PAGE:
While sailing Long Island Sound, I heard the sound of our hull scraping something solid. It sounded like a rock. But before before I sounded the ship's alarm, I directed our crew to take some soundings. Only then did they discover nothing but a sound of silence. When I heard some other sounds rise from below deck sounding similar to Julie Andrews' voice singing "The hills are alive with the sound of music." from the Sound of Music, it all sounded a little fishy to me. It all didn't resound with me. So I began questioning my sound judgment. If I possessed a sound mind, I would likely have sounded out my options with my first mate, but she thought everything sounded good. Dissatisfied with her response, I gave myself a sound flogging. I knew this sounding tale may sound absurd, but it is merely the word "sound" sounding off. I thought "How does "sound" now resound?"
Sound has many confusing intentions:
- As a noun, sound means "a noise", "on solid ground" while at the same time "a narrow deep body of water"or "a vibration".
- As a verb, sound is equally confusing: "to attempt to speak", "to alert" or "to understand" while also meaning "to take the depth of".
- As an adjective, it doesn't get much better; sound can also suggest "something good", "something suggested" or "something heard", "strong", "solid" or "respectable".
All of this sounding off makes me hungry for clarity, but isn't this is why blogs exist...to bring resounding sound advice to residents who sleep soundly in houses with sound systems and sound foundations near the Sound? It is commonplace for people to misunderstand each even when they speak the same language. Of course, understanding is even more challenging when their spoken language differs.
When people fail to receive the right messages and consequently misread their signs or their meanings, good seldom results. Animals, plants aka Nature has their own ways of communicating. Unfortunately, humans haven't always been savvy or caring enough to translate accurately. Language is always and all ways a three-way proposition: speaker - listener - language. What message is sent and then received is always in question. If both parties involved don't communicate accurately with each other, then it should not be surprising why so much turmoil on Earth.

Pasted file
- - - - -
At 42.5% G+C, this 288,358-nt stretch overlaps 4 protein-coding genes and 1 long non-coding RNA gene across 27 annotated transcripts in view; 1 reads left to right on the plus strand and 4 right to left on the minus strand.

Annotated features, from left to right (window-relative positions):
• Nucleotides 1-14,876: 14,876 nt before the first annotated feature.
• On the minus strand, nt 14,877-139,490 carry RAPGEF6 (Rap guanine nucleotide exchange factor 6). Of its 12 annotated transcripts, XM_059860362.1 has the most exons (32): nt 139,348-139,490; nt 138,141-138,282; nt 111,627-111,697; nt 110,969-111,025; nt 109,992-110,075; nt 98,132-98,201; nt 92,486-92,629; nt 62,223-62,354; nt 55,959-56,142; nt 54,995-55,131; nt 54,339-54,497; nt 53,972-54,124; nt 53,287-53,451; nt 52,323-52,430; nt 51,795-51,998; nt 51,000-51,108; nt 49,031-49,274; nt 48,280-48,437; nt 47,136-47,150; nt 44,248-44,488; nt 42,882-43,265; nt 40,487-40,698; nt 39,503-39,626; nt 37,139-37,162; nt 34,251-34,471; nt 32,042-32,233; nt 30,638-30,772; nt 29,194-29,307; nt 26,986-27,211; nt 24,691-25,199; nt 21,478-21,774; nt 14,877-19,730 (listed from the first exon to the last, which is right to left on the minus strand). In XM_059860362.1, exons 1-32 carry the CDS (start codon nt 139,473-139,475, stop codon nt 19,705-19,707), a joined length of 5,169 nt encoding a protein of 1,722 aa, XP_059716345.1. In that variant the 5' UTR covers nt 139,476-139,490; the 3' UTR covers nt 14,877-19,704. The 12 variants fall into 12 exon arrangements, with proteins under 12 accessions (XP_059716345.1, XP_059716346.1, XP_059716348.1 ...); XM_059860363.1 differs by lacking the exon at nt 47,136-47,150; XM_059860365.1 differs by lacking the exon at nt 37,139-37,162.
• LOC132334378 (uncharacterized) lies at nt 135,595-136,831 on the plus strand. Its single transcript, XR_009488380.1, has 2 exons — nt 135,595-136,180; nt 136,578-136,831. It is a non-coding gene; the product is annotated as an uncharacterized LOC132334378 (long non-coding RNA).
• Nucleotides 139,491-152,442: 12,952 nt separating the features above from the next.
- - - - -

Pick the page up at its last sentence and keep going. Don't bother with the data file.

Since communication is a reciprocal exchange. Understanding is the goal. So the art of sharing information with each other should be one of our main goals in life.
Just imagine humans learning the sounds of English. A language, a tongue, a way of speaking so we can understand one another. But this way of communication is but one means for understanding each other. With thousands of languages, many humans finally are listening to Nature. Still to converse with and understand all life forms, humans need to learn and listen to animal, plant and Nature-speak. This seems critical if we are going to save our planet from ignorance and anger.
It is one thing to speak to water; it is still another to listen to what it says to us. Mankind is smart enough to hear water's voice. But the jury is still in session about whether or not it can understand its actions. If humans don't start to comprehend what water is saying to them, they may not have their survive. Maybe mankind has to change the way it sees Nature.
It is one thing to speak to water; it is another to listen to what it is saying to us. Can we hear water's voice? Are we capable as humans to understand her calling us to understand her?
Of course, we are! We just have to be willing and receptive to Nature.